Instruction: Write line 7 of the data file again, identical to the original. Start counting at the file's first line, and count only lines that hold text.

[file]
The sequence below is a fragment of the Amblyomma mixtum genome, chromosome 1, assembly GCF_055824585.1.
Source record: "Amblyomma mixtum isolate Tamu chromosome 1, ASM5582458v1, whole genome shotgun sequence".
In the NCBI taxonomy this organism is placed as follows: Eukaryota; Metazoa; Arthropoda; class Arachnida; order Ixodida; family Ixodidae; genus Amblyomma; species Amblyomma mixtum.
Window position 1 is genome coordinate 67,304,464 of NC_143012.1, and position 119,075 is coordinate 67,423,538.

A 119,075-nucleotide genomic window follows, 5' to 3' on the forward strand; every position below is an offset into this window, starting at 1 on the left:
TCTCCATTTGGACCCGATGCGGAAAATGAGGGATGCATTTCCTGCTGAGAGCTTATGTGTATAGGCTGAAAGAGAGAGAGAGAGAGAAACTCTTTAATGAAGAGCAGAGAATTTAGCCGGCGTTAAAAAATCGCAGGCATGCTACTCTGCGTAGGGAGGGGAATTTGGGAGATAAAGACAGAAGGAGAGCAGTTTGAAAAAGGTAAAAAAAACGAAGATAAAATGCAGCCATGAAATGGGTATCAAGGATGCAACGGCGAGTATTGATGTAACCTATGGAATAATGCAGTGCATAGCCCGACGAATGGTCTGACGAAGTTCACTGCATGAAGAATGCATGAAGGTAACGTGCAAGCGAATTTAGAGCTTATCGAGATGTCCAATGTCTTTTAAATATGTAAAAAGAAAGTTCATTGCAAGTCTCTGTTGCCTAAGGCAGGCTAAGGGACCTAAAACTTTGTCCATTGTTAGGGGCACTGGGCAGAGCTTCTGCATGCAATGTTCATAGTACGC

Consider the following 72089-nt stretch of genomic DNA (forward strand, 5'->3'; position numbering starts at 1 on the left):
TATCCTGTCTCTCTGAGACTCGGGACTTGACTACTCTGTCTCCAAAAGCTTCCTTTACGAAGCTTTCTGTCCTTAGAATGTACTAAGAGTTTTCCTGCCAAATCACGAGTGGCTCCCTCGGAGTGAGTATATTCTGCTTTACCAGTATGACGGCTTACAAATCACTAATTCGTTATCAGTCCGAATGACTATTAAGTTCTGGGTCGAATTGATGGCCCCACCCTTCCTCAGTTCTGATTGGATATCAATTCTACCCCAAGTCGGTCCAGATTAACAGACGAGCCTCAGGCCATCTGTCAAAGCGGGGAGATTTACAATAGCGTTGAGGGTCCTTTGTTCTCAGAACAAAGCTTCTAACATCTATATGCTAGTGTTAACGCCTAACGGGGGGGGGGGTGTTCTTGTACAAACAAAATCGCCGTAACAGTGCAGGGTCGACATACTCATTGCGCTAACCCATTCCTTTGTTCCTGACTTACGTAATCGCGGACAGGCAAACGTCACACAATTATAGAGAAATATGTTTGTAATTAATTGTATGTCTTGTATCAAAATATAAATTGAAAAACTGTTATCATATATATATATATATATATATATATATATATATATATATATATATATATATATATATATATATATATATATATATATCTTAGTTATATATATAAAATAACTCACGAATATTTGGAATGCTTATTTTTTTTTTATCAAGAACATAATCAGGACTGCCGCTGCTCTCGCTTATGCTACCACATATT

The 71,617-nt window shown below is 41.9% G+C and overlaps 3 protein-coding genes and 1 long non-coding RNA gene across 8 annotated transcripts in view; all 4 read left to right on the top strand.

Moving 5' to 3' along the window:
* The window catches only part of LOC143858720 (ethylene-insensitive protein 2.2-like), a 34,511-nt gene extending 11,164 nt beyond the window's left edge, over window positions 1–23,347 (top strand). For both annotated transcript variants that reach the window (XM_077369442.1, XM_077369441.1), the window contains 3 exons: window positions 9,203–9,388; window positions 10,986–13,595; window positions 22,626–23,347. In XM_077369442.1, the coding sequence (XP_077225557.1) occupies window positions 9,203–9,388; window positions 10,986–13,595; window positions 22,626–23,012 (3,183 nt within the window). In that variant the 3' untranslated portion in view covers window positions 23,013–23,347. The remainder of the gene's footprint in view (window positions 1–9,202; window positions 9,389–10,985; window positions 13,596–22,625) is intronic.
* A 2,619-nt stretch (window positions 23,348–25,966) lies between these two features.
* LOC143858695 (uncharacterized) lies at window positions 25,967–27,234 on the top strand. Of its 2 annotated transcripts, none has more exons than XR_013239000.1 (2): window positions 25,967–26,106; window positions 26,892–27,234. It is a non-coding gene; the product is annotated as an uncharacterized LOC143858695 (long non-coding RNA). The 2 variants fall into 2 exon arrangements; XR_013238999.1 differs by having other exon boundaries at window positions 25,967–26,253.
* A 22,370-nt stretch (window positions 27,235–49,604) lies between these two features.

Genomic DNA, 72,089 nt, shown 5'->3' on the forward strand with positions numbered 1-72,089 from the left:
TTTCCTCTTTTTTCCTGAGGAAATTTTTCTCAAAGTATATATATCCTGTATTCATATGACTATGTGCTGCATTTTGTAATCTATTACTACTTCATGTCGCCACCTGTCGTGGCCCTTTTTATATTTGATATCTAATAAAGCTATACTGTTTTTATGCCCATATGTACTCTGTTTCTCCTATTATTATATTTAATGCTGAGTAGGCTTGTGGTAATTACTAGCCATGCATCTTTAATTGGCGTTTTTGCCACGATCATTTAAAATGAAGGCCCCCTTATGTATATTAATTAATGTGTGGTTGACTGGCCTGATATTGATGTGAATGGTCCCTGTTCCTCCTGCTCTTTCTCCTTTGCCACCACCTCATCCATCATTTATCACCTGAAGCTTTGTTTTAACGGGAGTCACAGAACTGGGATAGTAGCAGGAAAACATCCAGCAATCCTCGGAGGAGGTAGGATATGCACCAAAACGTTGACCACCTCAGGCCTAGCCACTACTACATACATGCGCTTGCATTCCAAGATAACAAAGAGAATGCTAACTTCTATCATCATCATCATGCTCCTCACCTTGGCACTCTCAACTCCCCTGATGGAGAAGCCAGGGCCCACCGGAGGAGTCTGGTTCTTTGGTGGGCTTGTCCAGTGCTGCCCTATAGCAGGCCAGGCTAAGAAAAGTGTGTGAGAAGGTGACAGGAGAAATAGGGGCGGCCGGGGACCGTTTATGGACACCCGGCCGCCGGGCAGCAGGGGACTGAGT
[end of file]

Consider the following 72089-nt stretch of genomic DNA (forward strand, 5'->3'; position numbering starts at 1 on the left):